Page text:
Each morning, I bike an hour into work, and each evening, I bike an hour home. That’s two hours a day, and people often ask me, “How can you waste that amount of time?” The short answer is: I’m not wasting it.
My commute serves multiple purposes. First of all, it’s an immersive experience that helps me focus on myself. Next, it’s a form of exercise. Finally, it’s mental stimulation or even an opportunity to get some work done. Some days, I’ll listen to podcasts, which serves as my down-time, and others, I’ll rig my microphone up to my bike so I can make calls on my way to the office.
But for people who can’t make use of their commute, there are other ways to multitask throughout the day.
For example, walking meetings are a big thing in Silicon Valley. Rather than sitting across a desk from one another, which creates a feeling of tension, two people go for a walk together instead. They get outside and get some exercise, but more importantly, it changes the entire mood of the meeting. It feels casual and collaborative, like two friends having a discussion.
And speaking of, if you’re feeling a ton of stress at work, a discussion with a like-minded person is a great way to recenter yourself.
Remember that all founders struggle.
I recently attended a conference with about 200 other founders and CEOs. One of them was giving a talk, and she said to the audience, “Raise your hand if you feel trapped by your own company.”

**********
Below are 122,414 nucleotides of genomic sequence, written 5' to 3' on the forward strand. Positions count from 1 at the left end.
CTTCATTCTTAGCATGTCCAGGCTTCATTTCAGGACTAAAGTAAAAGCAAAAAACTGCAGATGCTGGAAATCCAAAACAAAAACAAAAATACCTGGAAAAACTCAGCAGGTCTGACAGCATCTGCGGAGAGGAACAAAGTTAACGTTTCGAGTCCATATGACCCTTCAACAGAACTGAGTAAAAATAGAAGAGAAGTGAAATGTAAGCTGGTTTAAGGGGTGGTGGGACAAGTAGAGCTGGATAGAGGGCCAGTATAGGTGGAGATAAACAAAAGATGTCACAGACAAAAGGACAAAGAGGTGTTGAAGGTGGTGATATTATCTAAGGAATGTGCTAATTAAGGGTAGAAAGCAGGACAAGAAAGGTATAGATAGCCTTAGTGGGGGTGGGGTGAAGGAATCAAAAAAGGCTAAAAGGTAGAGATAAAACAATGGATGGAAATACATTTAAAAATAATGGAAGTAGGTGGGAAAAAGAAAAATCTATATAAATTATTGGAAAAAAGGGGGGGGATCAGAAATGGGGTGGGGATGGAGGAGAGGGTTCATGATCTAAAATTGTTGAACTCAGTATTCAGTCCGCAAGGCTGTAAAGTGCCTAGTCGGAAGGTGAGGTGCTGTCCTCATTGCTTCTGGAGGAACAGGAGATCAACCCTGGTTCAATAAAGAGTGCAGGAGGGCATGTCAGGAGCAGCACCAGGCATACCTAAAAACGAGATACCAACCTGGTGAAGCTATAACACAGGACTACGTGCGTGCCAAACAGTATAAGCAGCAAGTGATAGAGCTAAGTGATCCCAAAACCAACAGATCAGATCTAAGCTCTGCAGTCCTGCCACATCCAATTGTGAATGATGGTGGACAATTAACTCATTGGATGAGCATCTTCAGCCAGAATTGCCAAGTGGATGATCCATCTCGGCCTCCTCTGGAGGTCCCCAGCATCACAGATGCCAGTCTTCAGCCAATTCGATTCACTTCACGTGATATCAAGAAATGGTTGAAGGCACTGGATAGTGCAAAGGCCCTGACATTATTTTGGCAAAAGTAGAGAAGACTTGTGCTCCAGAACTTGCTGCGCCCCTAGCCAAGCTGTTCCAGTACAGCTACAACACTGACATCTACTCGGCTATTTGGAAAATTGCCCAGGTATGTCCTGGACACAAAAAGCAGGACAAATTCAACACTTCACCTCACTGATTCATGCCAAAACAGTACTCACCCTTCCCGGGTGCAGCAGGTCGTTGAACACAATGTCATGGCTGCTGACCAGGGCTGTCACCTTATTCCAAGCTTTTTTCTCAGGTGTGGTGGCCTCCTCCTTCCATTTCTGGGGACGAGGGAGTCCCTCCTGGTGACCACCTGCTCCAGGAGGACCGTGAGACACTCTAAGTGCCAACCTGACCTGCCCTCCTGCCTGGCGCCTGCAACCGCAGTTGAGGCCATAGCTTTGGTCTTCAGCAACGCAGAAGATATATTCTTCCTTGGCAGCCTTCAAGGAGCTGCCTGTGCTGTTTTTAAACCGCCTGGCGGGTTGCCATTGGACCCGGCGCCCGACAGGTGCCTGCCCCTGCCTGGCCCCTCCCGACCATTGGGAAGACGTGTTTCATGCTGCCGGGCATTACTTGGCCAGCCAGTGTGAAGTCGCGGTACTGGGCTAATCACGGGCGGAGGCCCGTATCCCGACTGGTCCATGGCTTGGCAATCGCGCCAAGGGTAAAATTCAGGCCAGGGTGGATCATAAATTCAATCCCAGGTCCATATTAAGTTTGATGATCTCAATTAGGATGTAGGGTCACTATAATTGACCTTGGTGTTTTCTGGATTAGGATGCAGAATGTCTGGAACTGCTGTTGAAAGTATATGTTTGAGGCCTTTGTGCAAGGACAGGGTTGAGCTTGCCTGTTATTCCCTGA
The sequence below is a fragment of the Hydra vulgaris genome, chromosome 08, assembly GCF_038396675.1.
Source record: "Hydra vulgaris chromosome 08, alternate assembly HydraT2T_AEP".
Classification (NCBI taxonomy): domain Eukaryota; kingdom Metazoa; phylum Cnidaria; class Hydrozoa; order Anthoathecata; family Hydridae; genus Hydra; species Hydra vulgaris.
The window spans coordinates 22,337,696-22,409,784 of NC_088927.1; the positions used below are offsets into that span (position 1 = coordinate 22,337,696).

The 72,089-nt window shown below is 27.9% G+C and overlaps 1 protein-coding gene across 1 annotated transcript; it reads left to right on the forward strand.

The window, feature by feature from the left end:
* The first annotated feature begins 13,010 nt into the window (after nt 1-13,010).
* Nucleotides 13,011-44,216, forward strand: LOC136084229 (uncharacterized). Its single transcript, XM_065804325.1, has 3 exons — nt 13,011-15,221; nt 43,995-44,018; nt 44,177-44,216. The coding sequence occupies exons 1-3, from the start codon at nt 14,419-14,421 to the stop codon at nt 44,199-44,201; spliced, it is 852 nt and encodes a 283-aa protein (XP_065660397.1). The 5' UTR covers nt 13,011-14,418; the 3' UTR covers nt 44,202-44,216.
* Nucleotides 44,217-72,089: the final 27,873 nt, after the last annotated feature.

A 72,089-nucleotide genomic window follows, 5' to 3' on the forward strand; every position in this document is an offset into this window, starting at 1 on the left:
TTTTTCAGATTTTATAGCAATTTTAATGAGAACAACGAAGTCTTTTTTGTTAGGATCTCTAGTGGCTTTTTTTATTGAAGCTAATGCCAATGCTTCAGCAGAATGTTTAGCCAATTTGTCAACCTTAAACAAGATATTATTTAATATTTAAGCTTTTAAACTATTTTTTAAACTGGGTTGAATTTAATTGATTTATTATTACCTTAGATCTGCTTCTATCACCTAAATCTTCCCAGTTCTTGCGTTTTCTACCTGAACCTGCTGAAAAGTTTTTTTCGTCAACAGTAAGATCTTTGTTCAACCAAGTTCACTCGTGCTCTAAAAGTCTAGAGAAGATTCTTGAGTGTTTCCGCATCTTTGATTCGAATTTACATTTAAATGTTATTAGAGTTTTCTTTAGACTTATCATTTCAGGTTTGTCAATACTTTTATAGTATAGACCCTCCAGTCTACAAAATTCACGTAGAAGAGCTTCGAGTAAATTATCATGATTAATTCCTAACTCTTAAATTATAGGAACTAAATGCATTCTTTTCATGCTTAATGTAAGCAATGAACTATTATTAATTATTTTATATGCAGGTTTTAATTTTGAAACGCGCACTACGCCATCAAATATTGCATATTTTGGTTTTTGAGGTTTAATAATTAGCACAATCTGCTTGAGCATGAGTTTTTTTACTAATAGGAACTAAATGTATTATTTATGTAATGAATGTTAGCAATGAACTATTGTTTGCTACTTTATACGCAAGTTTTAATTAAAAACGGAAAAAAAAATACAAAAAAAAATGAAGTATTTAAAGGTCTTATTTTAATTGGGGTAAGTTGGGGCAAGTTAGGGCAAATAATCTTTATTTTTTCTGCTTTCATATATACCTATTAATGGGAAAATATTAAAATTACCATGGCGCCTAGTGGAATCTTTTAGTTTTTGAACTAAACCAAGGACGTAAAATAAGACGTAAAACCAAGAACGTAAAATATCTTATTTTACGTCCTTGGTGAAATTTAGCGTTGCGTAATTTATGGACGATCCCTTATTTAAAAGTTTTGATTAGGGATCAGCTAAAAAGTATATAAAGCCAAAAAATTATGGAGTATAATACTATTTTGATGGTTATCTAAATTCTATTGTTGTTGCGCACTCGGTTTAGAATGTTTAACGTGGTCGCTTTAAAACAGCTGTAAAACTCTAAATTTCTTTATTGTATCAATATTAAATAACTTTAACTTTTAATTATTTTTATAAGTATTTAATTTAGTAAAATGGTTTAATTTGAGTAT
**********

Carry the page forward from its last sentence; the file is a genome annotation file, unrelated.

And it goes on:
Almost every single person there raised their hand.
A founder isn’t like the VP of a company, who can leave and be VP somewhere else. More often than not, a founder has their own money invested in the company. They’re also betting on their reputation, their friends, their dream. It’s personal.
Founders know that 90% of all startups fail, and they’re on the edge of that threat at all times. Sometimes, this stress manifests in illness, and sometimes, it results in a breakdown or the collapse of their family life.
But it helps to know that you’re not alone. There are groups you can join (like the Entrepreneurs’ Organization I mentioned before), or there are blogs you can read: one of my favorites is Ben’s blog, written by the co-founder of Andreessen Horowitz.
Make an effort to connect with people who can identify with your situation. They can help remind you that you’re human, and you always have the choice to make a change.
Keep your options open.
Often, it feels like you have two choices: you can become that billion-dollar unicorn startup that expands at the speed of light, or you can run yourself into the ground trying.
But it doesn’t have to be so black or white. You always have options.
You can slow down your growth and actually earn some profit—a crazy thought, I know, but it is possible to pay out dividends to shareholders, including yourself. You can sell part of your company, but keep some of the founder shares, so you haven’t exited entirely. You can hire a CEO to take over some of the responsibility.
It’s possible to do all of these things and still be a great company. And most importantly, your mental health won’t have to take a back burner anymore.
After all, you likely started your company with the intent of finding happiness. Maybe you dreamt of money, success, influence, or the actualization of a goal—but what was it all for if you’re too stressed to appreciate the experience?